About the author: Karin Kingston is a third year MBBS student at the University of Central Lancashire (UCLan) in North West England. She is studying at the UCLan Westlakes Campus in Cumbria (near the Lake District) and is on a placement experience in a rural setting.
What Is A Rural Medical Placement?
Clinical placements play a fundamental role in medical school and are part of the General Medical Council (GMC) requirements for all medical school students.
At most UK universities, you start clinical years in your 3rd year. It is perhaps the first time you will feel like a “real doctor” as you spend most of your time in a clinical setting.
While this can be daunting and overwhelming in the beginning, you are going to enjoy every bit of your time within the first few weeks. Placements across most locations are similar, but in a rural setting, there will be a smaller hospital with fewer staff and typically a narrower demographic.
All placements follow the same framework that includes one or more of the following:
- Shadowing healthcare professionals
- Being part of ward rounds and multidisciplinary team (MDT) meetings
- Spending time in theatre
- Practising skills (like taking history, cannulation etc).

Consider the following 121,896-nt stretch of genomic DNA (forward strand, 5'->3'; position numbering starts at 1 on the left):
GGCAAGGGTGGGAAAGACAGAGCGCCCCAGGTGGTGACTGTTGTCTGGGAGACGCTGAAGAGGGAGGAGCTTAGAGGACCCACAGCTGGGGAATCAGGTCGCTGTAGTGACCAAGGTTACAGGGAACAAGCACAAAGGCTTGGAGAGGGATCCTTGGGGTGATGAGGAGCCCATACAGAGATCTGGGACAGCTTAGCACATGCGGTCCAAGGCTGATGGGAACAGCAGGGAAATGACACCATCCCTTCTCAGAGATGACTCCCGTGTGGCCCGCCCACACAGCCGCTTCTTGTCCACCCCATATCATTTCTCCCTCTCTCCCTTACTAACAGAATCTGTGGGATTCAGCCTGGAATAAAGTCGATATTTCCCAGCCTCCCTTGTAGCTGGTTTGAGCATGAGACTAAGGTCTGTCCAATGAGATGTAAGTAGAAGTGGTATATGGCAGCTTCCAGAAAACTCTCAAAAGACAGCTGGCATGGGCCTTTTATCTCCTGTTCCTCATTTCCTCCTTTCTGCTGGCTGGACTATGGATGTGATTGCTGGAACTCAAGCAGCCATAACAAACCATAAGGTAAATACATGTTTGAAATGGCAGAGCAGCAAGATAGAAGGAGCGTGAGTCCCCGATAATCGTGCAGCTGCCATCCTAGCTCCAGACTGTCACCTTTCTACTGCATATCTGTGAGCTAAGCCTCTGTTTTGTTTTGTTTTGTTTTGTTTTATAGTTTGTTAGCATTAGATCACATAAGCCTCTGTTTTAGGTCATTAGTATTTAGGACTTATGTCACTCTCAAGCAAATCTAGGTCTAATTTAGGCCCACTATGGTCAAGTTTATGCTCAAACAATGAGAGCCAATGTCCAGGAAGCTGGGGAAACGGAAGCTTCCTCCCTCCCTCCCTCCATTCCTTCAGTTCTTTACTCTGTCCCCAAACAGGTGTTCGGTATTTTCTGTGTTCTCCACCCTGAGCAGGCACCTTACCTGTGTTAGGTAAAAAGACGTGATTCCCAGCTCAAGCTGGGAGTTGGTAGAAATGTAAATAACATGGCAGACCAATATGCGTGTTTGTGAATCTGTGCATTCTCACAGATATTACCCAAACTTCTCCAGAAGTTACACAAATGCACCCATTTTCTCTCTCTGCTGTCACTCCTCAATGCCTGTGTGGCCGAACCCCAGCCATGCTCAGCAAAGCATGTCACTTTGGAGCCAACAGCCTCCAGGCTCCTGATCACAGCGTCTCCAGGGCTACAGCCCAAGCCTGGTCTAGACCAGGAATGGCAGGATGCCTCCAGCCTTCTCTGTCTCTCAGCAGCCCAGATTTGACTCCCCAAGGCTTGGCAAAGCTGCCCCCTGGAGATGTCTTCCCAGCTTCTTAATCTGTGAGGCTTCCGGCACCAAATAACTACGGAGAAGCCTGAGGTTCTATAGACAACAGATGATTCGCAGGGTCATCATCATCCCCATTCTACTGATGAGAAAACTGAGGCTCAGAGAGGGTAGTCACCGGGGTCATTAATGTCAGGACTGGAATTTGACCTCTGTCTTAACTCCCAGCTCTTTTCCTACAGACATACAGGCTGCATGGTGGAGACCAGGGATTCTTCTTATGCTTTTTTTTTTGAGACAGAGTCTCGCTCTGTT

How Are Medical Placements Different In A Rural Setting?
- Hospitals tend to be less busy with fewer patients – this creates opportunities for healthcare professionals to pay more individualised attention to you.
- It is a great place for generalised training, but exposure to rarer cases may be limited.
- You will be able to get a better taste of outreach services available to members of a community.
- It allows you to get an understanding of how socio-economic factors (like access to healthcare and availability of transportation) affect the health outcomes of patients.
- You will be able to try new activities in your free time (like hiking or fishing) to establish a good work-life balance.
- You will likely be living in a rural setting – and while these places tend to be more cost effective (e.g. cheaper rent), you may feel isolated from your friends and family.
My Top Tips For Rural Medical Placements
- Don’t be disheartened if you are beginning or currently doing placements in a rural setting.
- Set goals for each day and remember you can always find someone to help you to achieve these.
- Make sure you allocate enough time to practise clinical skills on patients.
- Be punctual and maintain professional behaviour throughout – the buses/trains may be fewer and/or not on time but try your best to be present at your scheduled time.
- Always remember that you shape your experience – so make the most out of it!
For further information about studying Medicine at the University of Central Lancashire, visit the website or email: [email protected]